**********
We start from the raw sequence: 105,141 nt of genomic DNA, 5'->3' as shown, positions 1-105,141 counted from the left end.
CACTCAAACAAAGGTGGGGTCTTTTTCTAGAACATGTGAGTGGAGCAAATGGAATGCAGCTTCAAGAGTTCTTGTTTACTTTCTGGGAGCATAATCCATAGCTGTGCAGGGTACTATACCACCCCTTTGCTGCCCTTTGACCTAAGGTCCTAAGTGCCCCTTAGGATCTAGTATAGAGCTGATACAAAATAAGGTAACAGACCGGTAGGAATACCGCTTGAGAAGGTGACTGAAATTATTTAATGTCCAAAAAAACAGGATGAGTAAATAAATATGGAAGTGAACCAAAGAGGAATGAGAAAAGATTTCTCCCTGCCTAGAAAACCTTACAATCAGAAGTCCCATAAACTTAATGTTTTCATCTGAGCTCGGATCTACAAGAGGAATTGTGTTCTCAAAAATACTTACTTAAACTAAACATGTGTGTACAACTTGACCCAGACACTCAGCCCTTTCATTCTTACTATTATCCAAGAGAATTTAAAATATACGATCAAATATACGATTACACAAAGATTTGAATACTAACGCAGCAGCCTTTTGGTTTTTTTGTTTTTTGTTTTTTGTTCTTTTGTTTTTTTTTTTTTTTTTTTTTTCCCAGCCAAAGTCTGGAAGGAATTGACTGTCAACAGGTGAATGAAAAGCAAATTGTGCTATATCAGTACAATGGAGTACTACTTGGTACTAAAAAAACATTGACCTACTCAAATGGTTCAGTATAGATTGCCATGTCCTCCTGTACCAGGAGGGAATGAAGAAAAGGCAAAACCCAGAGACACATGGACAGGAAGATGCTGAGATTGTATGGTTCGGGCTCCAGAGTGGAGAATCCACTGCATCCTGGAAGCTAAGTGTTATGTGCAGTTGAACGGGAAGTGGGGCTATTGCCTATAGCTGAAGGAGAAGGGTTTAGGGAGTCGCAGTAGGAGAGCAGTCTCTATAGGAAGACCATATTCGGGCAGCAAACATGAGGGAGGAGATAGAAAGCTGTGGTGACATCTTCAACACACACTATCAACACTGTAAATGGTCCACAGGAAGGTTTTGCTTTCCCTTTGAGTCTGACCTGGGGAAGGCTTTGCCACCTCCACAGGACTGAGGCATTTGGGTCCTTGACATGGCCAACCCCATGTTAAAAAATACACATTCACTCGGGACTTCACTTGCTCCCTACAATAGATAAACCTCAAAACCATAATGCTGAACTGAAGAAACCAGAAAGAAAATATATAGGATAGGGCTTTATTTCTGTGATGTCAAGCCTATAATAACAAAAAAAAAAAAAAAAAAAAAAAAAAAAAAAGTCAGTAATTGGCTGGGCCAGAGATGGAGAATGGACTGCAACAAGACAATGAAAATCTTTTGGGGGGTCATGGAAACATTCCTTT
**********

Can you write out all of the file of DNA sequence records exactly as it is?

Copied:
We start from the raw sequence: 105,141 nt of genomic DNA, 5'->3' as shown, positions 1-105,141 counted from the left end.
CACTCAAACAAAGGTGGGGTCTTTTTCTAGAACATGTGAGTGGAGCAAATGGAATGCAGCTTCAAGAGTTCTTGTTTACTTTCTGGGAGCATAATCCATAGCTGTGCAGGGTACTATACCACCCCTTTGCTGCCCTTTGACCTAAGGTCCTAAGTGCCCCTTAGGATCTAGTATAGAGCTGATACAAAATAAGGTAACAGACCGGTAGGAATACCGCTTGAGAAGGTGACTGAAATTATTTAATGTCCAAAAAAACAGGATGAGTAAATAAATATGGAAGTGAACCAAAGAGGAATGAGAAAAGATTTCTCCCTGCCTAGAAAACCTTACAATCAGAAGTCCCATAAACTTAATGTTTTCATCTGAGCTCGGATCTACAAGAGGAATTGTGTTCTCAAAAATACTTACTTAAACTAAACATGTGTGTACAACTTGACCCAGACACTCAGCCCTTTCATTCTTACTATTATCCAAGAGAATTTAAAATATACGATCAAATATACGATTACACAAAGATTTGAATACTAACGCAGCAGCCTTTTGGTTTTTTTGTTTTTTGTTTTTTGTTCTTTTGTTTTTTTTTTTTTTTTTTTTTTCCCAGCCAAAGTCTGGAAGGAATTGACTGTCAACAGGTGAATGAAAAGCAAATTGTGCTATATCAGTACAATGGAGTACTACTTGGTACTAAAAAAACATTGACCTACTCAAATGGTTCAGTATAGATTGCCATGTCCTCCTGTACCAGGAGGGAATGAAGAAAAGGCAAAACCCAGAGACACATGGACAGGAAGATGCTGAGATTGTATGGTTCGGGCTCCAGAGTGGAGAATCCACTGCATCCTGGAAGCTAAGTGTTATGTGCAGTTGAACGGGAAGTGGGGCTATTGCCTATAGCTGAAGGAGAAGGGTTTAGGGAGTCGCAGTAGGAGAGCAGTCTCTATAGGAAGACCATATTCGGGCAGCAAACATGAGGGAGGAGATAGAAAGCTGTGGTGACATCTTCAACACACACTATCAACACTGTAAATGGTCCACAGGAAGGTTTTGCTTTCCCTTTGAGTCTGACCTGGGGAAGGCTTTGCCACCTCCACAGGACTGAGGCATTTGGGTCCTTGACATGGCCAACCCCATGTTAAAAAATACACATTCACTCGGGACTTCACTTGCTCCCTACAATAGATAAACCTCAAAACCATAATGCTGAACTGAAGAAACCAGAAAGAAAATATATAGGATAGGGCTTTATTTCTGTGATGTCAAGCCTATAATAACAAAAAAAAAAAAAAAAAAAAAAAAAAAAAAAGTCAGTAATTGGCTGGGCCAGAGATGGAGAATGGACTGCAACAAGACAATGAAAATCTTTTGGGGGGTCATGGAAACATTCCTTT